Ulster University and where to find 100 more doctors?

 

It has been an argument raging on for 50 years, it briefly united Unionist and Nationalist elected reps in a period of violent division but it has yet to be resolved; a University for our second city.

When the Stormont government attempted to shutdown the Magee University College (as it then was) campus and divert its resources to the New Ulster University in Coleraine which was recommended by the Lockwood Report. The City rose up in unity with Brian McAteer, John Hume and the Unionist Lord Mayor Albert Anderson. The photo of the three men standing at the foot of Stormont in 1965 was a rare glimmer of light in a dark decade of our history.

Roll onto the modern day, a Stormont governance hiatus has meant that a paralysed Department of Education has no ability to direct an unwilling Ulster University to fulfil the promise of a new medical school and the addition of 6,000 extra student places across all subjects. The new Medical Dean (Professor Louise Dubras) has already been appointed; she vented her frustration on BBC radio Foyle:

“It is really frustrating: We are ready to go…We have done amazingly well with what we have had to do with the General Medical Council [approval]…We are ready to roll all we need is a decision [by a minister].”

The above should ring in the ears of those contented with the current stalemate, it should make us all think twice about how we exercise our vote and for what reasons. The Department of Health has made clear that we are around 100 doctors short per year, the medical school is planned to have an intake of 60 doctors and then 120 doctors training per year. Further to this the western trust is plagued with understaffing, research shows that those who train in such professions overwhelmingly stay within the region they trained.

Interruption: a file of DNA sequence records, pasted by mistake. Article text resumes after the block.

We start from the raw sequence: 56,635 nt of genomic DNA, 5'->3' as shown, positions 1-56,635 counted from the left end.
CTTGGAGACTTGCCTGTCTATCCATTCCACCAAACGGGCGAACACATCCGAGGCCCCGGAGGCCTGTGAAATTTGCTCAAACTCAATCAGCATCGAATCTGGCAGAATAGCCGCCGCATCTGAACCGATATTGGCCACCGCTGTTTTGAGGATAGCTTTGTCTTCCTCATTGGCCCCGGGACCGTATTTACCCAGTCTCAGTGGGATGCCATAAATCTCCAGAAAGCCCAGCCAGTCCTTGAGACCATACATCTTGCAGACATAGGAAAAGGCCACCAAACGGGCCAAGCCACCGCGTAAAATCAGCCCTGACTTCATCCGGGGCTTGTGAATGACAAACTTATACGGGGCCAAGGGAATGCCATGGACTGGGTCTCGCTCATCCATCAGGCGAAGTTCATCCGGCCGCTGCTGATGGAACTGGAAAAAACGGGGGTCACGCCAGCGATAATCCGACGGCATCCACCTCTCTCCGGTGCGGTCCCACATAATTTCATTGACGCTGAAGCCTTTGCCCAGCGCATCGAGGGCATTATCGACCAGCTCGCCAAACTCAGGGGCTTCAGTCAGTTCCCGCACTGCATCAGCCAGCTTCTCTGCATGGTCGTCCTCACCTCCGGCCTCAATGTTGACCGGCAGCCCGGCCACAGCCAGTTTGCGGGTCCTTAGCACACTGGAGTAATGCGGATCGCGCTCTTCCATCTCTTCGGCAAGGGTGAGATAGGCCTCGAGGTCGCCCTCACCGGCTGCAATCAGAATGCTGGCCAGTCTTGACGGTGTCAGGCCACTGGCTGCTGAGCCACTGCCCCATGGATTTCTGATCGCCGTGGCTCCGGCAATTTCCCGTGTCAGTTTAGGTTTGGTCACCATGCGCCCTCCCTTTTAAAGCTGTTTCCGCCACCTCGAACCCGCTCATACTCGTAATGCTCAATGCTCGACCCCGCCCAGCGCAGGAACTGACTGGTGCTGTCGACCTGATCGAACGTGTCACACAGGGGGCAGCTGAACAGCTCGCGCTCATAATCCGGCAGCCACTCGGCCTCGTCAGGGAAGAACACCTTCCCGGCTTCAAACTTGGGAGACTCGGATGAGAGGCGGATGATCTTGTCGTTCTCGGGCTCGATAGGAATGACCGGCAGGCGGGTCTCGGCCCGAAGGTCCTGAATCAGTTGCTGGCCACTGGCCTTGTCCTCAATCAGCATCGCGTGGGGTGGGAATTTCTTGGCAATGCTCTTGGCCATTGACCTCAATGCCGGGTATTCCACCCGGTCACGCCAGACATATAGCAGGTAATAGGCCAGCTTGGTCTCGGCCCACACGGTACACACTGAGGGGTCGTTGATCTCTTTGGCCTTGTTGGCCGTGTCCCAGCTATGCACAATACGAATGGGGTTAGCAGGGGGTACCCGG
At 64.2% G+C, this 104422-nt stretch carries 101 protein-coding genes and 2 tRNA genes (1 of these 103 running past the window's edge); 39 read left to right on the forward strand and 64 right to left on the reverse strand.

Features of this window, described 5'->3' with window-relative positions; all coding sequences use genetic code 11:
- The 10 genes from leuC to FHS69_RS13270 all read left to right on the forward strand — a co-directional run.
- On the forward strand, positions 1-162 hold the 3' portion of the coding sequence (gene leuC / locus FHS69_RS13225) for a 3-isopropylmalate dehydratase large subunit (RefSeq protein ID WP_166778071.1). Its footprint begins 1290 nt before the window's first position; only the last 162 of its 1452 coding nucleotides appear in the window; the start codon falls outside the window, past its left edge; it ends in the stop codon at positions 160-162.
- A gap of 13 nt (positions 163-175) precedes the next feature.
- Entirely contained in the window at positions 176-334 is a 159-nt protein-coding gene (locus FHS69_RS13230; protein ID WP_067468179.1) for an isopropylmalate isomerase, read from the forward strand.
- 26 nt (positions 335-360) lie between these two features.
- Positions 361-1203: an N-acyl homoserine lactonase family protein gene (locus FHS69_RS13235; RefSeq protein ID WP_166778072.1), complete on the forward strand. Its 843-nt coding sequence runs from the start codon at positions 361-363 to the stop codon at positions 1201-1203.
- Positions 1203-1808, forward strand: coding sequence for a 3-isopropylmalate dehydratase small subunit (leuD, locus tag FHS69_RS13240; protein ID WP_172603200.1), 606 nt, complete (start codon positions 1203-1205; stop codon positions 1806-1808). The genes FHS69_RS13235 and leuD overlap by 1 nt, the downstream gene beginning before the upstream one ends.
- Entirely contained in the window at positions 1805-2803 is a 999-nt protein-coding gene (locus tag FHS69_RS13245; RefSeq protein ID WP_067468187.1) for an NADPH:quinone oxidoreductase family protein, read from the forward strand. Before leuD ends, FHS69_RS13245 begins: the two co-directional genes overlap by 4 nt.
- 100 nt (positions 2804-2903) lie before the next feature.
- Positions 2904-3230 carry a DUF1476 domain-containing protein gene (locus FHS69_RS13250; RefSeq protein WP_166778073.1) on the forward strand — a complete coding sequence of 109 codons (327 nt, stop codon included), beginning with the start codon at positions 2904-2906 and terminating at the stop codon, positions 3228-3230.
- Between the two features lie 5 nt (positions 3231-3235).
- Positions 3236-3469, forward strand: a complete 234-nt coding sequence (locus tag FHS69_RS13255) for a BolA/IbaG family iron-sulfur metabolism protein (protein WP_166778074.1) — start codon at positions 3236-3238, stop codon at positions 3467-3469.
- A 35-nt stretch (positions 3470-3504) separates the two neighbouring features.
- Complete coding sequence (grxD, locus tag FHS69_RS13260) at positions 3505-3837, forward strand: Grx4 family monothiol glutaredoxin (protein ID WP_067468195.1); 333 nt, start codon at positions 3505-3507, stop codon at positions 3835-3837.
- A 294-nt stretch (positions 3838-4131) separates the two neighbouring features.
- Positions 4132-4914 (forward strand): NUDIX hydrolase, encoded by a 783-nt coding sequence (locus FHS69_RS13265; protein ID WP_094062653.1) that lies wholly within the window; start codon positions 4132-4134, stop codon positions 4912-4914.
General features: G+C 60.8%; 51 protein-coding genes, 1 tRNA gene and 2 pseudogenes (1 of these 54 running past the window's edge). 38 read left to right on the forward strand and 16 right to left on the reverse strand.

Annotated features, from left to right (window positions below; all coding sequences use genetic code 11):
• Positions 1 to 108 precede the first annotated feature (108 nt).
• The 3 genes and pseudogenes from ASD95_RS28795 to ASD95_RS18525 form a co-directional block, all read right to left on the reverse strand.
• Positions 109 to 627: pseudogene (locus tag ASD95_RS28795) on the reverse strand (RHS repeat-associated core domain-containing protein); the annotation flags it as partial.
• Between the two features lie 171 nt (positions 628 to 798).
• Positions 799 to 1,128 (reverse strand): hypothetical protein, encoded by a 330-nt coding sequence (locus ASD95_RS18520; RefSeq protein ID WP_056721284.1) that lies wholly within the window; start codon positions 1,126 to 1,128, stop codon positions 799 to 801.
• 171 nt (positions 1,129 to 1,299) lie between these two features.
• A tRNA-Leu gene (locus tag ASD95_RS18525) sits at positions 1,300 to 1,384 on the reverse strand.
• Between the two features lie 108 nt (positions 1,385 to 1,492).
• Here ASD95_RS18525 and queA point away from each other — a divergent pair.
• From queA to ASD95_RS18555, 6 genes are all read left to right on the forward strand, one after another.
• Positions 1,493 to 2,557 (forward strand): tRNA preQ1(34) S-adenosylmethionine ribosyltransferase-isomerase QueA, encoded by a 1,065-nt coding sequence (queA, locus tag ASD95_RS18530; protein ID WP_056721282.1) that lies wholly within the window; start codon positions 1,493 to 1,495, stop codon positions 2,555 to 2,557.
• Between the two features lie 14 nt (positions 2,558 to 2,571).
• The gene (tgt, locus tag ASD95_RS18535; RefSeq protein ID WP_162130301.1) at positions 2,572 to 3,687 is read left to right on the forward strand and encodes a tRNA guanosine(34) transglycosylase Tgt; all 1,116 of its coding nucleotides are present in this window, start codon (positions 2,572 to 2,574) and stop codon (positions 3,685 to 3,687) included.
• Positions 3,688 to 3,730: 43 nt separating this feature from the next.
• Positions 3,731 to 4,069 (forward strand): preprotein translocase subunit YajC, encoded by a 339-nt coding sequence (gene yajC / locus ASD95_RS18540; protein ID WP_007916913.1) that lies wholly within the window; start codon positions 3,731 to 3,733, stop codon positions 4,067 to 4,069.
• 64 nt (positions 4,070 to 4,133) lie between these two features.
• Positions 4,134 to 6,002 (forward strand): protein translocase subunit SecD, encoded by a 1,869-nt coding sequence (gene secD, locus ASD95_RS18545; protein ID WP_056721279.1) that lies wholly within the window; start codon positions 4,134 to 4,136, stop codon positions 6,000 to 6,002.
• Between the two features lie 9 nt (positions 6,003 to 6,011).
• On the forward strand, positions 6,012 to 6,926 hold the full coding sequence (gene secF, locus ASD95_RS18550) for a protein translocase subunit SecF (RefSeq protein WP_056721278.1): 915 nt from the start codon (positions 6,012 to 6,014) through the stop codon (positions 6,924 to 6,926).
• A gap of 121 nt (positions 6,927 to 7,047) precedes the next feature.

Beyond health, the former vice chair of the UUP Terry Wright penned an opinion in Derry Now that an ‘standalone’ university should become an election ‘priority.’ His thesis is simple, Derry want and need a suitable third sector educational provision. If we diverted resources from what is left of a cut down Coleraine UU campus to Derry, then we could have a sustainable funding model which the Civil Service are currently claiming doesn’t exist.

To kill two birds with one stone Wright has also proposed in his piece that the emergency services training college should be situated in the Coleraine campus. Therefore, we would save on the capital expenditure of building a new emergency services training college at Desertcreat (BBC estimate that it would cost £44m if the preferred fire service only site is pursued), a plan that has been doomed from the beginning. If instead they used a fraction of this to retrofit the Coleraine campus it would surely be better value for taxpayers?

The argument for the university being standalone is multi-layered, it would also be my first preference, but I would settle for a well provisioned Magee campus is Magee University College (or ‘Derry University) does not gain the political support needed – Colum Eastwood nor Elisha McCallion to date have not endorsed the standalone proposal despite efforts from the Derry University group who lobby on the issue, but both do support the medical school.

Belfast will have two world class universities within short distance to each other, the north will have the new UU campus and the south is already served by QUB. It will cause unnecessary cannibalisation in subjects, continued poor provision for the Magee campus and an imbalance in qualifications which are in demand by employers. In short, UU will have its own issues to deal with when the Belfast move is complete and the suspicion in Derry is that it will be effectively asset stripped to meet the running costs of the new Belfast campus. Campaigners have even warned that they could take City Deal money and divert it to Belfast.

Whatever the outcome of the next Assembly election, third sector education will slip into the agenda. Galway is a city of circa 80,000 people with university places numbering 18,000 and Derry is a city of circa 110,000 with university places numbering 4,000. This stark contrast combined with a health crisis based on a failure to plan for the future should push this issue much higher up the agenda.